Finally I learned that one was, at the time, on display at the U.S. Naval Museum at Pensacola, Florida, US. I made the trip to take photos and to find more leads. From more detective work I was able to come into contact with a Mr. Newton who was involved with them during the war and who kindly provided me with more details. With this information I later discovered from old magazines from the 40's, I created a set of working drawings to make a master model in 1/72 scale so that I could make a number of resin cast models.



Remember I mentioned that these aircraft were designed to be powered by a number of different engines and to be piloted? Well I was planning to build a number of models to represent the variants and that meant that if I did not want to build each one separately, I had to make a master and molds to create my fleet of assault drones. The one in the photo is the first out of the molds.





The model was assembled from parts taken from molds made from RTV and the master and then using available urethane cold casting resin for the production of the final pieces. After removal from the molds the parts were cleaned with alcohol and super glued together. After everything was checked it was given a coat of primer and airbrushed with Testor's paint and given a flat final coat. The landing gear is made from small brass and aluminum tubing that was also super glued into place.

Since the major difference between the TDR type were their engines, the center section of the wing master was made with no fairings for any type of engine. The first model, the one in the photos, shows a TDR with two horizontally opposed engines, no pilot, and carryings two 1000 lbs. bomb under the wing racks. The next project will a version with two radial engines and piloted. The model has a wingspan of 8.33 inches and is 6 inches long.

While it is not hard to create a model like this, it takes time to describe how to do it. If there are a number of people who are interested, when I build the next TDR I will photograph the steps and write a more detail description. If you let Brett or myself know I would be glad to put something together.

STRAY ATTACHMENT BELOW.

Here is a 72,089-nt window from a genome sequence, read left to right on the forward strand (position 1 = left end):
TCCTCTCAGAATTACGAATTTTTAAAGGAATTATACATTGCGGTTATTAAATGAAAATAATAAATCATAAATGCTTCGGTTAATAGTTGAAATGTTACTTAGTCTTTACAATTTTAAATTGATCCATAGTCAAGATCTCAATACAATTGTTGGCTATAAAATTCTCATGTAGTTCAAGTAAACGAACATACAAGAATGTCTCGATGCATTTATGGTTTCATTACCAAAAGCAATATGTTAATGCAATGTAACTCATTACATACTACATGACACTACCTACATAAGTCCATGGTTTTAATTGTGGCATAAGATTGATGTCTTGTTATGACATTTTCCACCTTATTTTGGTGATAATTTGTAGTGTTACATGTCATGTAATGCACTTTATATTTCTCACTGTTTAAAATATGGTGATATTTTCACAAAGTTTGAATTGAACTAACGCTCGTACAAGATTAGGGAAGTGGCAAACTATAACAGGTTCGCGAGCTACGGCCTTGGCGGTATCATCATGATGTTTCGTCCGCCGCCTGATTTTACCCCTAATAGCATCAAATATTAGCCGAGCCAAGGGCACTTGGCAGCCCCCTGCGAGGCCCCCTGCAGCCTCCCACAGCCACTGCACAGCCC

The Grumman TBM drone controller aircraft was built to give a sense of size to the TDR. It started out as a Hasagawa TBF Avenger model since my information indicated that the first batch of Grumman aircraft built by General Motors (the M in TBM ) were identical to the ones built by Grumman (the F in TBF ). The major external change was the addition on the retractable radar dome on the bottom of the fuselage behind the bomb bay doors. In the photo, it is extended more than it should while the aircraft was on the ground, this was done in the photo to make it more noticeable. The other modification was in the cockpit area behind the pilot seat. An additional seat and instruments were added in the position the drone control pilot occupied, which was behind the original pilot's seat. The rest of the model was completed normally and finished in Testor's solvent base paints.





The models make a very interesting addition to my collection of WW II aircraft and are something different from what's being offered by the model manufactures.

Model, Text and Images Copyright 2001 by Thomas Conte
Page Created 13 July, 2001
Last Updated 04 June, 2007